Federal Court of Appeals upholds disarmament of abusers

Last week, the 7th U.S. Circuit Court of Appeals affirmed the constitutionality of a federal law that prohibits individuals with misdemeanor convictions of domestic violence from owning firearms. Steve Skoien, a repeat batterer from Rock County, Wisconsin, challenged the validity of the federal statute after he was convicted for possessing a gun while on probation for a domestic violence offense. The Wisconsin Coalition Against Domestic Violence (WCADV) praised the court of appeals’ important ruling.

“The 7th Circuit’s decision means victims and law enforcement officers in Wisconsin will continue to be protected by laws that keep guns out of the hands of abusers,” said Patti Seger, executive director of WCADV. “Numerous studies show victims are much more likely to be killed when abusers have access to guns.”

Opponents of gun restrictions argued the 2008 U.S. Supreme Court decision, United States v. Heller, rendered gun laws-like those applying to domestic abusers-unconstitutional. The 7th Circuit relied on language in the Heller decision that indicated these laws are constitutional.

The court wrote, “If…disqualification to non-violent felons (embezzlers and tax evaders, for example) is presumptively constitutional, as Heller said…, it is difficult to condemn [the law restricting abusers’ access to guns], which…is limited to violent crimes.”

The court also ruled that “logic and data establish a substantial relation between” the law and the goal of preventing repeat domestic violence homicides. It noted, “The presence of a gun in the home of a convicted domestic abuser is strongly and independently associated with an increased risk of homicide.”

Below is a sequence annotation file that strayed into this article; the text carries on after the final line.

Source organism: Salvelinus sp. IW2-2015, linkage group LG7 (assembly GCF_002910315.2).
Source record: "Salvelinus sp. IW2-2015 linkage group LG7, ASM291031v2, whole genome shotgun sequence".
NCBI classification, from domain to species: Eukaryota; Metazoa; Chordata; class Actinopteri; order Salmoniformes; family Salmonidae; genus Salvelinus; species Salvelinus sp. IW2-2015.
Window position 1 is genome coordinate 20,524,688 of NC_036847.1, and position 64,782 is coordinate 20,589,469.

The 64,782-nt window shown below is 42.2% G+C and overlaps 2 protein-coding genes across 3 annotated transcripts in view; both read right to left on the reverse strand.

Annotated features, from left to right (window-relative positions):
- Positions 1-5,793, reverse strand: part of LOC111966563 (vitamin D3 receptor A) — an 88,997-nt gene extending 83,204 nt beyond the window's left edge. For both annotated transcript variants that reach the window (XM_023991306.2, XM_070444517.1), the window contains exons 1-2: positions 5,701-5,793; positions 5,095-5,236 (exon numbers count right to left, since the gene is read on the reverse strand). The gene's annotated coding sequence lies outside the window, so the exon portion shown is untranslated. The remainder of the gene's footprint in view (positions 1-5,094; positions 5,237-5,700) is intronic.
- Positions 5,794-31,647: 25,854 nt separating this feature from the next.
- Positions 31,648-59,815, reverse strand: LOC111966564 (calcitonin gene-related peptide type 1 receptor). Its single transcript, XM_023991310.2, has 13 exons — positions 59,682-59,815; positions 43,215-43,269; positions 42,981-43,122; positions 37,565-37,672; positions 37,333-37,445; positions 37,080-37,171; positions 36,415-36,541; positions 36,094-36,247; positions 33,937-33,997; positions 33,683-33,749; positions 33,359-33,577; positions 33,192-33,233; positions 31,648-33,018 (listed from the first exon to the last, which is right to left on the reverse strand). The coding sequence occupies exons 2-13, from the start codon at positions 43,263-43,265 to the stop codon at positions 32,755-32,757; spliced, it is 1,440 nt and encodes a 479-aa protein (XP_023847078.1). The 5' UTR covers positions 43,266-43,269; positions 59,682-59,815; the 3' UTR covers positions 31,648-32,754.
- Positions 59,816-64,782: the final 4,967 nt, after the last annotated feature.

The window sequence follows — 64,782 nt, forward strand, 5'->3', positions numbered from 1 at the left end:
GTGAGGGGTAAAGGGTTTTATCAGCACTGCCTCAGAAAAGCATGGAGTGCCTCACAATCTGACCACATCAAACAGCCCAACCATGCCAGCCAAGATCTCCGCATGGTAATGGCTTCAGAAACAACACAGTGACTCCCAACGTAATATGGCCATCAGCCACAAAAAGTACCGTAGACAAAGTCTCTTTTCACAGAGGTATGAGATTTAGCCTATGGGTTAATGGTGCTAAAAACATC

Researchers have concluded that an abused woman is six to eight times more likely to be killed if a gun is in her home.

“The Supreme Court recently held the core of the second amendment allows law-abiding citizens to protect themselves in their homes,” said Seger. “Domestic abusers by definition have injected violence in the home and put their families at risk. Just as law-abiding citizens have a right to own a gun for self-defense in their homes, domestic violence victims have the right to be free in their homes from the terror and increased risk of death that comes when abusers have guns.”

Seger said the 7th Circuit’s decision should spur policymakers to better enforce the restrictions. Last legislative session two bills would have improved the ability of Wisconsin police to enforce the laws. The bills did not pass the state senate.

“Between 2000-2008, 156 Wisconsinites have been killed by domestic abusers who had easy access to guns,” Seger continued. “Some of these victims might still be alive if current gun restrictions were vigorously enforced. The court’s decision confirms that our legislators and elected officials should act decisively to keep guns out of the hands of violent abusers.”

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